NASA ogles California wildflower super bloom from space

NASA’s Landsat 8 satellite captured this image on March 13. The blush of yellow near the center marks the super bloom.

Lauren Dauphin/NASA/USGS

A rainy winter in Southern California has transformed parts of the desert into a colorful wildflower spectacular known as a super bloom. NASA’s Landsat 8 satellite got in on the tourist action from orbit by snapping a lovely image of a bloom gracing the Anza-Borrego Desert State Park.

Down on Earth, people are seeing masses of golden poppies, purple sand verbena and yellow desert dandelions. From space, it looks like a impressionistic blush of color has been smeared across the landscape. Look for the pale yellow patches near the center of the image to spot the bloom.

For a closer look at the flowering fiesta, you can check out a video posted to Twitter this week by the University of California, Irvine’s Steele/Burnand Anza-Borrego Desert Research Center.

NASA says this year’s extraordinary bloom is due in part to drought conditions killing off invasive grasses that can impede the wildflowers. The wet winter then primed the plants for a spectacular show in early 2019.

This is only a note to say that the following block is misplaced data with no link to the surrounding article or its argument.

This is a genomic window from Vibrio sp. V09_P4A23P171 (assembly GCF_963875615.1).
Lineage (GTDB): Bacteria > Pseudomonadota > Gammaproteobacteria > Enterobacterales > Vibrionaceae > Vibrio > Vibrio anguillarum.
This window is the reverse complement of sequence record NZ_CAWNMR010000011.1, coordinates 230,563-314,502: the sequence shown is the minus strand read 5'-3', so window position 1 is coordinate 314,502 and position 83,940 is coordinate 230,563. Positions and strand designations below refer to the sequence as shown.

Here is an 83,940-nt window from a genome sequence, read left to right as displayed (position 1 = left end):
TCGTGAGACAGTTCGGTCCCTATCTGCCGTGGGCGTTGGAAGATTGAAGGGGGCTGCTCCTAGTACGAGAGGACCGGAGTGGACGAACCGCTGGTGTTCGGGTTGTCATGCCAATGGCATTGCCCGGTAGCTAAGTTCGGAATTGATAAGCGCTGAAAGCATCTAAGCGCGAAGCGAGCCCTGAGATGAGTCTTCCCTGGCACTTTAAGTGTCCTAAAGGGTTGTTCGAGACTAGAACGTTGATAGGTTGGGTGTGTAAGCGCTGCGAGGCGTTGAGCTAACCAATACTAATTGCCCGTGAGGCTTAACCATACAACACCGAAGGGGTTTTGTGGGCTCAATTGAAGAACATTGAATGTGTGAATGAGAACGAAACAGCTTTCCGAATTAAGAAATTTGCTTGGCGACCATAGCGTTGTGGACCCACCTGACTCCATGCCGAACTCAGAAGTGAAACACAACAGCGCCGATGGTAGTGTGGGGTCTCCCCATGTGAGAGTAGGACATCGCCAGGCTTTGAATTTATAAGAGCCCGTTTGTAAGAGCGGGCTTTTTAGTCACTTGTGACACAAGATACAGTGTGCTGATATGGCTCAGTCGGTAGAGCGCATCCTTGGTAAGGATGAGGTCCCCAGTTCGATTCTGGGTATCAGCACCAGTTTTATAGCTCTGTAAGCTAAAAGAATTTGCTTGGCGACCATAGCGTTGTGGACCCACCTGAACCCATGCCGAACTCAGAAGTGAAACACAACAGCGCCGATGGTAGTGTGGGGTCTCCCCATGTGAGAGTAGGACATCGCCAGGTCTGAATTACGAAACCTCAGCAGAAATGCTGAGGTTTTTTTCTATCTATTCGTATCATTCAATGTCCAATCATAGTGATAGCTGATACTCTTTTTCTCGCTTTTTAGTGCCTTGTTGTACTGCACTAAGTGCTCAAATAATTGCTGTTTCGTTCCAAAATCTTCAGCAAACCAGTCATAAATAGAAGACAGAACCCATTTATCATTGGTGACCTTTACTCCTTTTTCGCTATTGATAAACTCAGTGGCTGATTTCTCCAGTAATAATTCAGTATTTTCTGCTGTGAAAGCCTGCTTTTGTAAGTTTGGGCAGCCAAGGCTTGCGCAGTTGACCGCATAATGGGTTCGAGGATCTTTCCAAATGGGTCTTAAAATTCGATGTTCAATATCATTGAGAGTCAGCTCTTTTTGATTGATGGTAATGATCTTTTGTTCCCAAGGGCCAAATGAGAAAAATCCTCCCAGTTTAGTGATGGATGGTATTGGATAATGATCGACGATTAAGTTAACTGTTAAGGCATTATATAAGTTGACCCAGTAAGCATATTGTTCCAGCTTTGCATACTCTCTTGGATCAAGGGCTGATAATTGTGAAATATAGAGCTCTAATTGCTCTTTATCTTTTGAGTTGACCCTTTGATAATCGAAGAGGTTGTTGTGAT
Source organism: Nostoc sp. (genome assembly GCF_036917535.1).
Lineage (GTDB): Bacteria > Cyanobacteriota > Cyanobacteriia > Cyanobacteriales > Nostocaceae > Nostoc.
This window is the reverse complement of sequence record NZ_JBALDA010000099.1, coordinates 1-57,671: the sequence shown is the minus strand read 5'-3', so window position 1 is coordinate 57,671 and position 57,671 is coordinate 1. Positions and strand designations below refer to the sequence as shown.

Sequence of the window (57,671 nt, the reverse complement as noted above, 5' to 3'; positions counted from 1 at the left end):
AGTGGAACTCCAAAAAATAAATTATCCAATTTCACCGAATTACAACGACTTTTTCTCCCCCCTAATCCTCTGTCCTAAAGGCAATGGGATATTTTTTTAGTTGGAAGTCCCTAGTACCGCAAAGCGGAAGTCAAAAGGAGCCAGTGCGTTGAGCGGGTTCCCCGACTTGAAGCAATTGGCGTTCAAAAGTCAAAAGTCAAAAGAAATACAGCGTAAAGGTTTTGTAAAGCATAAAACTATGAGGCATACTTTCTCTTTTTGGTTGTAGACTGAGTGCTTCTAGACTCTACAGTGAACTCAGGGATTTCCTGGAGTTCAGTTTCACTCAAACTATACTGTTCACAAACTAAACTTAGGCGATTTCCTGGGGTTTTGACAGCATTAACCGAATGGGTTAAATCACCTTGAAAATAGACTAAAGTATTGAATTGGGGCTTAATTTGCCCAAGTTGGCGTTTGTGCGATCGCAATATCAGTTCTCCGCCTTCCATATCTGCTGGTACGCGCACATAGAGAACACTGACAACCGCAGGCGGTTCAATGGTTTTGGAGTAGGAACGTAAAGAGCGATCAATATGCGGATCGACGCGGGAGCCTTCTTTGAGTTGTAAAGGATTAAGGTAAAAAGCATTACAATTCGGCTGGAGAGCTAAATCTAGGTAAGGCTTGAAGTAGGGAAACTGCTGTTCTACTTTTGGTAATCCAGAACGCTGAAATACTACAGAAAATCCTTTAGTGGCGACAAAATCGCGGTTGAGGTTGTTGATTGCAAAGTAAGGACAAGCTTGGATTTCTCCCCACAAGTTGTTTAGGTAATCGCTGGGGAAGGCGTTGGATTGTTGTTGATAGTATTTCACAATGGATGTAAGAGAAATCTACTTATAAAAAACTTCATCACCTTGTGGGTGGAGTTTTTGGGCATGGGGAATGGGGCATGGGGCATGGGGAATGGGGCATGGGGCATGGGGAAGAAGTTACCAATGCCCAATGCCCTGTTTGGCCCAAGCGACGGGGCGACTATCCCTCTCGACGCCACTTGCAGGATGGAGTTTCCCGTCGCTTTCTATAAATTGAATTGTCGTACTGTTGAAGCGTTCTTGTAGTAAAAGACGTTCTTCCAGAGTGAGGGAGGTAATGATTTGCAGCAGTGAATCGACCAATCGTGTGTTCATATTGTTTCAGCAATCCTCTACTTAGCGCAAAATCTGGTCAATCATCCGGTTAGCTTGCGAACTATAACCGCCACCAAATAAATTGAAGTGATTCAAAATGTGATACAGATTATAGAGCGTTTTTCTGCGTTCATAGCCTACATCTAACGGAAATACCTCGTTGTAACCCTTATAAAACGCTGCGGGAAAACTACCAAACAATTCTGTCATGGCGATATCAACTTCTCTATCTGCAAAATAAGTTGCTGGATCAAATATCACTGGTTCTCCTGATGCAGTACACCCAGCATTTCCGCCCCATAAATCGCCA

The space agency’s Earth Observatory site posted an image that lets you swipe between November 2018 and March 2019 to see how the brown and tan scenery has turned to green and yellow.

NASA’s satellite is located blissfully far from the tourist crush down on the planet’s surface. The city of Lake Elsinore is home to a massive poppy bloom in a nearby canyon. The town has described the phenomenon and the rush of traffic as a “poppy nightmare.”

For those lucky enough to visit the blooms in person, it’s a visual treat. The rest of us will have to enjoy it from afar through social media and the satellite view.

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